Hello everyone!!!! I have just finished reading Kamila Shamsie’s 2017 Women’s Fiction Prize Winning novel, Home Fire, and fucking hell IT IS SO AMAZING!!! A story of love VS betrayal, of state VS family, and of East Vs West in the ‘melting-pot’ of modern Britain. It is loneliness- what to do with the unbearableness of it: sink into the comfort of hostility and proclaim that there must be revenge, or to reach out through the pain, be honest with it and fight for what you need to survive?
Based off the ancient Greek myth of Antigone reworked for the modern day climate of Islamophobia- how it causes terrorism, and then even more Islamophobia, like a grim merry-go round of hate- this devastating novel has love and betrayal at its core; how we cope with each emotion, and which one should prevail overall if we are to hold on to one another. I had to keep stopping reading so that I could process all the conflicting passions without losing myself, and it is a book that will tear your heart not into two pieces, but a scattering of a million shards.
Shamsie’s novel is told through narrating the experiences of 5 main characters, all British- Pakistani citizens, all woven to put together a larger narrative that will draw them together whilst tearing them apart. This plot of tragedy and love is condensed into a seemingly anonymous Wembley household; the unseeming characters progressively more and more embroiled into a conclusion that reaches far beyond what they ever could imagine.
It starts with Isma, an intelligent but world-worn woman and elder sister/ mother to her two twin siblings, Aneeka and Parvaiz. I think Isma is one of my favourite characters, she is very good at balancing acts, of gently toeing the line between obeying the law to avoid further pain, and standing up for what she really believes in. Love of her family is Isma’s motive for pretty much all she does. Aneeka also is fuelled by love of her family, but without the forgivingness or subtlety of her sister- Aneeka’s love is pretty much all for her brother, not the mothering and hence oppressive Isma. Aneeka and Parvaiz’ twinhood is evoked so beautifully it makes the forces tearing them apart so cruel and callous I could hardly bear it; but whereas Isma’s love aims to bring everyone back together, Aneeka’s love is driven for one purpose only: to bring Parvaiz home from the terrorists he has been groomed into joining.
However, Aneekas love at first solely meant for Parvaiz actually multiplies in another direction. Aneeka falls in love with a man- Eamonn- her sister first met and sent her way- but this is not a tale of sisters fighting over a man ( it does still make me really sad that Isma is so alone in the book, it would have been nice for her to have at least one solace for herself). Eamonn is the son of the Home Secretary, and Aneeka, at first using him as a vessel for escape to bring Parvaiz home, ends up finding another escape for herself, away from the extremes of loyalty demanded by religion and state. Eamonn’s family are rich, integrated and push the piety of Islam to the back of their minds. Aneeka’s family are poor, derided by the general public for their devotion to their home land and religion. The contrasts are striking, which makes their falling in love only more bitter-sweet with the subtext of Parvaiz between them.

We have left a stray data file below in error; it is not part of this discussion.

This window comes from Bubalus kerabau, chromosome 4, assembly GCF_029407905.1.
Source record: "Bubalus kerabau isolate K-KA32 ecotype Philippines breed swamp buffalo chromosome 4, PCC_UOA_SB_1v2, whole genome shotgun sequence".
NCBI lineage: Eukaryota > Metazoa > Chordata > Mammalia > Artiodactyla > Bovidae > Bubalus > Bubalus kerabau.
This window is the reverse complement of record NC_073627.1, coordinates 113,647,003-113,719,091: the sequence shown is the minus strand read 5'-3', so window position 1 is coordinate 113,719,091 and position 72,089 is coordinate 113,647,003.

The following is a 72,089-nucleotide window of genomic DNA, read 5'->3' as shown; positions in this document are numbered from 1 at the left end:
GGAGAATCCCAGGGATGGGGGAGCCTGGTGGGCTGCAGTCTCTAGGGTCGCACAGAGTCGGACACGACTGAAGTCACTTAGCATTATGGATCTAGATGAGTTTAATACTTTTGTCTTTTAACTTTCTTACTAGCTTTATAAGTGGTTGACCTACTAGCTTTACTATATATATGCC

Shamsie evokes the character of Parvaiz before and after his defection to ‘the enemy state’ (the book’s main debate is essentially of loyalty to a state: which comes first, the state of law or love?) with a cleverness that doesn’t exempt him from criticism, but goes into detailed explanations of why what has happened has happened. Yes, he switched himself off and is complicit in the horrors of the Caliphate world in which he finds himself- but if that was the only way to survive, wouldn’t you dance for the devil, too? His choice to abandon his sisters, despite one of them literally being his other half, seems selfish and awful to the extremes. But, again, if you constantly felt alienated as the lone boy without a father in a world ran by women, at an age where you want to talk but don’t feel like anyone wants you… what I’m trying to say is that sadness makes people desperate, and desperation makes people do un-explainable things.
I don’t want to say what happens in the last scene, but it is a conclusion at once satisfying in its inevitability of plot tragedy, yet still discordant, gut-wrenchingly sad for all parties involved. It is reconciliation through grief, a reckoning that will make you want to simultaneously punch every bigot in the face (and by bigot, I don’t just mean Tommy Robinson clones, also the unflinchingly wicked men in suits at Westminster, too) and weep, clinging onto whoever love is to you.
I recommend this book very highly. It makes your brain think hard about the climate of xenophobia, islamophobia and prejudice that seems to govern politics today, and gives your heart a work out- that is never a bad thing!
“The language of violence, spoken by the powerful of all nations, erased distinctions beneath the surface. Two girls walked past, laughing, uninhibited. The sound- continuing on, burrowing down from the girls’ throats to their bellies- was more remarkable than bracelets or wrists. Perhaps surface was all there was to fight for. He remembered how it felt to float on a surface of freedom and safety, to feel himself buoyed up by it, and longing tugged at his heart…”